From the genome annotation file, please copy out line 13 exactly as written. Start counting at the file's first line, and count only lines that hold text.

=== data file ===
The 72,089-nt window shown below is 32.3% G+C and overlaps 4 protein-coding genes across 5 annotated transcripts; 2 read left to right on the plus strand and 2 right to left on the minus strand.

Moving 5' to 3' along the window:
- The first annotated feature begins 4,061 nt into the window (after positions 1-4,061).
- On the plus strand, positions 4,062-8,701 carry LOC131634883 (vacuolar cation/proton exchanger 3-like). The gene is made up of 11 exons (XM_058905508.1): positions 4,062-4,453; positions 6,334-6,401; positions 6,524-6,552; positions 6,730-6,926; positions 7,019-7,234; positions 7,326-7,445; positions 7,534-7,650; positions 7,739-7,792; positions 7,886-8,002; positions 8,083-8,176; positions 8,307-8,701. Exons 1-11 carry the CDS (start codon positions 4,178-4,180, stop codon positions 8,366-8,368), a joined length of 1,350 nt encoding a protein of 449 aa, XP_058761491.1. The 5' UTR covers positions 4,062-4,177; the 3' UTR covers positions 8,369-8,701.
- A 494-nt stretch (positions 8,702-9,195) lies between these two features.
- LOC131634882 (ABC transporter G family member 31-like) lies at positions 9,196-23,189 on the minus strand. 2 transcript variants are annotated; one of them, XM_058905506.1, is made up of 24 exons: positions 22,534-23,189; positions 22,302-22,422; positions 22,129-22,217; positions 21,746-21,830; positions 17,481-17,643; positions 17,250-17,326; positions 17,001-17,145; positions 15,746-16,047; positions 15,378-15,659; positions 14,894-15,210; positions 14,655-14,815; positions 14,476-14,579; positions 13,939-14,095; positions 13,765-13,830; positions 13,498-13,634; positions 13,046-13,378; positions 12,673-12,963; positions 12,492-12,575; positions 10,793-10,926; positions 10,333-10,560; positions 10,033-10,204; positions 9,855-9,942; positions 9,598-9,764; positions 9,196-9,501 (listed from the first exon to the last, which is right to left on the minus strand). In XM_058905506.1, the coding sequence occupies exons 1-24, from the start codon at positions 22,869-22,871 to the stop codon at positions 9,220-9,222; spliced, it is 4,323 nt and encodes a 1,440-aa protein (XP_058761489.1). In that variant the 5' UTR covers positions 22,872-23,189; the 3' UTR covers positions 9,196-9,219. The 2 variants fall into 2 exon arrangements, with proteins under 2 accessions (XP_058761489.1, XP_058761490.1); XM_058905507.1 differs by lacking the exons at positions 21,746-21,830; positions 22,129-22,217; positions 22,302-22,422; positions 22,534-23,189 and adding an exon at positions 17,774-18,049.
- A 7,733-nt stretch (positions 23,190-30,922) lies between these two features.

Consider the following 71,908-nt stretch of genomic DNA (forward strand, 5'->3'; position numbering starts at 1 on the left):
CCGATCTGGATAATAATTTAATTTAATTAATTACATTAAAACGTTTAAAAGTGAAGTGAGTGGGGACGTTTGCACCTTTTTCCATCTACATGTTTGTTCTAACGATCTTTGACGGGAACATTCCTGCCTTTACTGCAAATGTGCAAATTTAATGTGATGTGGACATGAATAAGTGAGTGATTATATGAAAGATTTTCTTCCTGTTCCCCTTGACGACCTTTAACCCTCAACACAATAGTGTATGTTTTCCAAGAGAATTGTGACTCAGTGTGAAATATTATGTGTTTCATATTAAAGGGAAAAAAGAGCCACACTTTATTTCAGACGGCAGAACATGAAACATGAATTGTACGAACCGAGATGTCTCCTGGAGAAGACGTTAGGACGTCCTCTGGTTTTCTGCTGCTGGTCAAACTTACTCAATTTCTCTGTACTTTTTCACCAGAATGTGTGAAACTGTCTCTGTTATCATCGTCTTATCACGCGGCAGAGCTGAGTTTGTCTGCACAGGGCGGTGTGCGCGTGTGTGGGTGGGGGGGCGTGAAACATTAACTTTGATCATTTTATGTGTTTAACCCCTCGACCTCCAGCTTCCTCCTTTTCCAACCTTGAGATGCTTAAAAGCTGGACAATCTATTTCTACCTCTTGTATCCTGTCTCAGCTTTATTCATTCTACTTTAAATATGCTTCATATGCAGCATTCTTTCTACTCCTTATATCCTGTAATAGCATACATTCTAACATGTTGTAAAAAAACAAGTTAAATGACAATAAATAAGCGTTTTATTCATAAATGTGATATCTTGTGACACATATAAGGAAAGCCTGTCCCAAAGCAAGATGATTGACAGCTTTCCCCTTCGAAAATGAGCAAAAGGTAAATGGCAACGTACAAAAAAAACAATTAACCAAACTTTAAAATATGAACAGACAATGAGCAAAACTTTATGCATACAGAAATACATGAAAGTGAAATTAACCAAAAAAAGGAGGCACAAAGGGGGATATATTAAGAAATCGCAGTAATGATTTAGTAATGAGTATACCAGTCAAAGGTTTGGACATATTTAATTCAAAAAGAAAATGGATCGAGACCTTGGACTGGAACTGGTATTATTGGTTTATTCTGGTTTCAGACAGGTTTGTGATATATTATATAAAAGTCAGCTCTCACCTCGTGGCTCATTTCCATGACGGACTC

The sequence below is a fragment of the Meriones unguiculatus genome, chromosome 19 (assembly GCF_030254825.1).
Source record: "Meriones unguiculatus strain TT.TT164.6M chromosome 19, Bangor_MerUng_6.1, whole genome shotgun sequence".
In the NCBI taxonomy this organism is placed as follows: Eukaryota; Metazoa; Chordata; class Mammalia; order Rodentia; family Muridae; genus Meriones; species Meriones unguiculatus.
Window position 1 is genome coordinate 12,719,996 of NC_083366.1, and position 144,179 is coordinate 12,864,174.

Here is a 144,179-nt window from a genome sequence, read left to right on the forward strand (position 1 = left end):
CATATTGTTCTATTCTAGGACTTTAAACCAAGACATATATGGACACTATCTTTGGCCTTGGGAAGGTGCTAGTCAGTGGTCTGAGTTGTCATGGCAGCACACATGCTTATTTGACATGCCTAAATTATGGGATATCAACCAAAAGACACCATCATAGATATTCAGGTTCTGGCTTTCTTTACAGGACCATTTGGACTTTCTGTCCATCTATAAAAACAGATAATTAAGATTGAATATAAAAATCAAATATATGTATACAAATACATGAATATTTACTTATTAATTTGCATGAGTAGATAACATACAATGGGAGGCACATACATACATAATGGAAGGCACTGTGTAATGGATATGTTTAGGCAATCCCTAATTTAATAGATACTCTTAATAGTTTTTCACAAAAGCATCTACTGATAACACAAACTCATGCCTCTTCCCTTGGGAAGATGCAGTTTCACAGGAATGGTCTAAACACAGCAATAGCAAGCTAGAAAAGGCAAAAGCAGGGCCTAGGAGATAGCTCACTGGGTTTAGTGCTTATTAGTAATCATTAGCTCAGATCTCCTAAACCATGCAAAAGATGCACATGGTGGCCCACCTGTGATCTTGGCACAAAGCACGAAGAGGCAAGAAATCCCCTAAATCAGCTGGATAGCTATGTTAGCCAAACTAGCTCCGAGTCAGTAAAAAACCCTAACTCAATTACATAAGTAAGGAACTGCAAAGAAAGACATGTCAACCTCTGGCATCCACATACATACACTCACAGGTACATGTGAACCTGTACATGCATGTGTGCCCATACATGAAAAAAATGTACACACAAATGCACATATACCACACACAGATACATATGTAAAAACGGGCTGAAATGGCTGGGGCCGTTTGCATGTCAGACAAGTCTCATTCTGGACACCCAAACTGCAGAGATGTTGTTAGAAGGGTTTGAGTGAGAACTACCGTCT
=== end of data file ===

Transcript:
Window position 1 is genome coordinate 12,719,996 of NC_083366.1, and position 144,179 is coordinate 12,864,174.